The moon is laying out the welcome mat. Last month, China placed a lander and a rover on the lunar surface, ending a 37-year gap in visits to our closest celestial neighbor.
But the Chinese spacecraft won’t be alone for long. A caravan of international and privately funded missions is on the horizon, including several efforts hoping to prospect for resources to aid future human missions.
China had initially said that its Chang’e-3 spacecraft would end up in the moon’s Bay of Rainbows. But the actual site it will explore may be even more interesting scientifically: The Chang’e-3 lander touched down in a dark plain called the Sea of Rains, on the far eastern edge of its targeted landing area.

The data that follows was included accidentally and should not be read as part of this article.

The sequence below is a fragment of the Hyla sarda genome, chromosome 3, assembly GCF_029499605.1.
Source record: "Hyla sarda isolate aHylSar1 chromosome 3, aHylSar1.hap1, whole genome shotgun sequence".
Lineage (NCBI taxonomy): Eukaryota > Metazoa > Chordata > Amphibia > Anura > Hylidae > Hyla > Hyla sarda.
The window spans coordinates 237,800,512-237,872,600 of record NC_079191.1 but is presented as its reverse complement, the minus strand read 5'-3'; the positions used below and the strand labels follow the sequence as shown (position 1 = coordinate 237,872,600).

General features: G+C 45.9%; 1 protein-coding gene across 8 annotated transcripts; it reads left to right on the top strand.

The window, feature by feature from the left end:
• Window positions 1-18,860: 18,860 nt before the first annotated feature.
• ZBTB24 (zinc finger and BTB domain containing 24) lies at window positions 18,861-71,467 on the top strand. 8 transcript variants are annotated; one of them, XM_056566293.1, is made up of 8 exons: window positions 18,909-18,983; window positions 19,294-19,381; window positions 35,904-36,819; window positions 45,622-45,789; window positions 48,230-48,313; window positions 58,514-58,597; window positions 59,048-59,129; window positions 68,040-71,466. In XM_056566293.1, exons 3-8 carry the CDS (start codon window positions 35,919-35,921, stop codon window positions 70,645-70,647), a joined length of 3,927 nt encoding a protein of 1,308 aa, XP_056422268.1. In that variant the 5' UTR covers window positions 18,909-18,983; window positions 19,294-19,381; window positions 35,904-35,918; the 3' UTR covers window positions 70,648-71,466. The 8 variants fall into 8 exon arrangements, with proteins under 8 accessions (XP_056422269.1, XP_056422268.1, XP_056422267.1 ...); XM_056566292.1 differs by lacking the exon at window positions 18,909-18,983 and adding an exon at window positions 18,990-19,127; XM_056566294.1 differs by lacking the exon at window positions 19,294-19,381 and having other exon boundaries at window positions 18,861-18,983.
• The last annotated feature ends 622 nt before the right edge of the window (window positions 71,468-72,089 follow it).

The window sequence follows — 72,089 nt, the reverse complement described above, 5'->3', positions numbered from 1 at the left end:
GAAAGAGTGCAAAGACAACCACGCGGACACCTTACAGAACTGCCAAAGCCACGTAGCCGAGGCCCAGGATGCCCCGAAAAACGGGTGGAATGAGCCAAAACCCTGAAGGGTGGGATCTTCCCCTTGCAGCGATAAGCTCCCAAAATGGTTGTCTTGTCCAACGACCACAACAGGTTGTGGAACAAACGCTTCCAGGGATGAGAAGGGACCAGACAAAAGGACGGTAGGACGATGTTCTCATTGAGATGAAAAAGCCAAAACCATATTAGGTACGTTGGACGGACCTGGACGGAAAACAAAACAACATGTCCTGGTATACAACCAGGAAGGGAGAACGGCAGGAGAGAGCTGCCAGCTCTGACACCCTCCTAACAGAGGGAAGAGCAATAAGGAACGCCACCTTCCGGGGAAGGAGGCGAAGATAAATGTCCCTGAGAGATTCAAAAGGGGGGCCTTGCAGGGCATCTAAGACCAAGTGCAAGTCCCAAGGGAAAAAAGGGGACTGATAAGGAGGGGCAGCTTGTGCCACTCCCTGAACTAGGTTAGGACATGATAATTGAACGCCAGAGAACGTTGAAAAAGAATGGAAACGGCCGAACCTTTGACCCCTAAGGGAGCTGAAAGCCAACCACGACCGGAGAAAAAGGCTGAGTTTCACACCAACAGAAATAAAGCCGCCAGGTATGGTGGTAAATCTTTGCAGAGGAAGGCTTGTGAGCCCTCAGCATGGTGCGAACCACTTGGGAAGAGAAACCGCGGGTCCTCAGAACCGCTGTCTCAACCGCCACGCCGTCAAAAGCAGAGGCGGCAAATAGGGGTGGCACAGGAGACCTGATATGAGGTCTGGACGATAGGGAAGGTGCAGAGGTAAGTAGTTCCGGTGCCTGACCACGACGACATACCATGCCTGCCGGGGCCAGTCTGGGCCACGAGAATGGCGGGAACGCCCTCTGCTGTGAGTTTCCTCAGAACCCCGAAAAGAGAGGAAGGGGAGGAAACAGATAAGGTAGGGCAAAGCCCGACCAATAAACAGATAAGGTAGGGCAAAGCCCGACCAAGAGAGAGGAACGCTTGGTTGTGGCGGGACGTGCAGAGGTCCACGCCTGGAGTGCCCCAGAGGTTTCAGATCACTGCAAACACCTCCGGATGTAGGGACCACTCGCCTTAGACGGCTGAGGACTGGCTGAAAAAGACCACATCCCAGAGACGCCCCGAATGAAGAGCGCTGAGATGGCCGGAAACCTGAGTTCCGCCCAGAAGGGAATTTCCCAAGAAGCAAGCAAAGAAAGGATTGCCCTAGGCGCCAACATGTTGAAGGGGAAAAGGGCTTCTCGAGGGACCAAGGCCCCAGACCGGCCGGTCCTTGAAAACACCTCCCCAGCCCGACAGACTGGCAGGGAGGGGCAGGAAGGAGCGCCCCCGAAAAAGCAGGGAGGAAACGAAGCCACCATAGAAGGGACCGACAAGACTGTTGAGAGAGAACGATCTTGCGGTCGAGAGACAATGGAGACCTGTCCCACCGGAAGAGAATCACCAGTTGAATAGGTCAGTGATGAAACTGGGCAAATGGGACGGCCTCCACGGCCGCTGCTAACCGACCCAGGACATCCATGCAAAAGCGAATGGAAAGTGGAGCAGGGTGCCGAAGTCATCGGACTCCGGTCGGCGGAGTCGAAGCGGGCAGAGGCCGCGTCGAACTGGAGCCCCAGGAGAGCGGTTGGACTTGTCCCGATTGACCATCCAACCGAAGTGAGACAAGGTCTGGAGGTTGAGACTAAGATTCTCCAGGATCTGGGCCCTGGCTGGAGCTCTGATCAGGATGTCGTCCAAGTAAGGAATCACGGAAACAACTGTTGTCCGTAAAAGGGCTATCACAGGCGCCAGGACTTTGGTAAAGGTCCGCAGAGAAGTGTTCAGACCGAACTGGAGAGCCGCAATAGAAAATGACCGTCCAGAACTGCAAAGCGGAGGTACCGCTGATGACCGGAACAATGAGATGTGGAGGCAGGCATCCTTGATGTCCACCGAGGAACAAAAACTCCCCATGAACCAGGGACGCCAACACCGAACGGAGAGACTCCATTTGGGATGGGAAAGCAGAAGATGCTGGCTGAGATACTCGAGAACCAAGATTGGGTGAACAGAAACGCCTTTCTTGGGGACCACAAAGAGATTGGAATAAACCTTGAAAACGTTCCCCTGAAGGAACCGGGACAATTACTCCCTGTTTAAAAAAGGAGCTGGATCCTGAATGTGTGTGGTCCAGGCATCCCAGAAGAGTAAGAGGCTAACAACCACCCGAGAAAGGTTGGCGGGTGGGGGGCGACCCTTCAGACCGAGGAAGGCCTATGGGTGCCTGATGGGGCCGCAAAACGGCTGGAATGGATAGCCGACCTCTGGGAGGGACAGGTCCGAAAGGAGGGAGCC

This vast volcanic plain appears to contain some of the youngest lava flows on the moon, as well as rocks ejected by impacts that could be parts of the buried lunar crust. Armed with cameras, a spectrometer and ground-penetrating radar, the mission’s Yutu, or Jade Rabbit, rover might help to piece together the moon’s volcanic history.
India, Japan and South Korea also have plans to send landers and rovers to explore the moon in the next few years, although they have not yet stated their destinations.
Meanwhile, the United States, Russia and several private ventures hope to reach the moon’s poles by 2018. Orbital data suggest that the polar rocks and craters are filled with water ice, which could be harvested for astronaut hydration, radiation shielding and even rocket fuel. If moon mining plans come to fruition, future lunar outposts could become rest stops for missions headed to Mars and beyond.